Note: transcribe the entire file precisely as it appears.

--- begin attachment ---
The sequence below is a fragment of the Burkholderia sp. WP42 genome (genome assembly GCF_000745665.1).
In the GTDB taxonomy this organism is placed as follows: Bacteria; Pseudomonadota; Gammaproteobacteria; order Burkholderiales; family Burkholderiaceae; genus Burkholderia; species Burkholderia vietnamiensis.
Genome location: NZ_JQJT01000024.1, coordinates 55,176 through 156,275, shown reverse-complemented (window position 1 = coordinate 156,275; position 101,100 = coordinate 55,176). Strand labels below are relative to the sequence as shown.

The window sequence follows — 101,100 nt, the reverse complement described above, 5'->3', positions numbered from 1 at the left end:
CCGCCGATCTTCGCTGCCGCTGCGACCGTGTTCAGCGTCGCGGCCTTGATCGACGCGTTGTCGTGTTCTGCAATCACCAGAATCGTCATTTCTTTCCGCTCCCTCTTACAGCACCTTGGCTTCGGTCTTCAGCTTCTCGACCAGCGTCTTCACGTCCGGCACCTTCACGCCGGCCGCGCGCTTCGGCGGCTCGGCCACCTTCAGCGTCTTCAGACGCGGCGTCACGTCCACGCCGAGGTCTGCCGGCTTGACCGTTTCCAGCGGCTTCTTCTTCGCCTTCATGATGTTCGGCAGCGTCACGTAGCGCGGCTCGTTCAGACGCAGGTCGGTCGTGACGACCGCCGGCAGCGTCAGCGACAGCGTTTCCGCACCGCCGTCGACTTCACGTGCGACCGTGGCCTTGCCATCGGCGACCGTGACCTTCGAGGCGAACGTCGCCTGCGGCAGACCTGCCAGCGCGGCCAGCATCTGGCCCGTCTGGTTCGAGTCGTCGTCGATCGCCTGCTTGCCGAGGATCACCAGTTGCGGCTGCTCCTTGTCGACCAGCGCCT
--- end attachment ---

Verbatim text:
The sequence below is a fragment of the Burkholderia sp. WP42 genome (genome assembly GCF_000745665.1).
In the GTDB taxonomy this organism is placed as follows: Bacteria; Pseudomonadota; Gammaproteobacteria; order Burkholderiales; family Burkholderiaceae; genus Burkholderia; species Burkholderia vietnamiensis.
Genome location: NZ_JQJT01000024.1, coordinates 55,176 through 156,275, shown reverse-complemented (window position 1 = coordinate 156,275; position 101,100 = coordinate 55,176). Strand labels below are relative to the sequence as shown.

The window sequence follows — 101,100 nt, the reverse complement described above, 5'->3', positions numbered from 1 at the left end:
CCGCCGATCTTCGCTGCCGCTGCGACCGTGTTCAGCGTCGCGGCCTTGATCGACGCGTTGTCGTGTTCTGCAATCACCAGAATCGTCATTTCTTTCCGCTCCCTCTTACAGCACCTTGGCTTCGGTCTTCAGCTTCTCGACCAGCGTCTTCACGTCCGGCACCTTCACGCCGGCCGCGCGCTTCGGCGGCTCGGCCACCTTCAGCGTCTTCAGACGCGGCGTCACGTCCACGCCGAGGTCTGCCGGCTTGACCGTTTCCAGCGGCTTCTTCTTCGCCTTCATGATGTTCGGCAGCGTCACGTAGCGCGGCTCGTTCAGACGCAGGTCGGTCGTGACGACCGCCGGCAGCGTCAGCGACAGCGTTTCCGCACCGCCGTCGACTTCACGTGCGACCGTGGCCTTGCCATCGGCGACCGTGACCTTCGAGGCGAACGTCGCCTGCGGCAGACCTGCCAGCGCGGCCAGCATCTGGCCCGTCTGGTTCGAGTCGTCGTCGATCGCCTGCTTGCCGAGGATCACCAGTTGCGGCTGCTCCTTGTCGACCAGCGCCT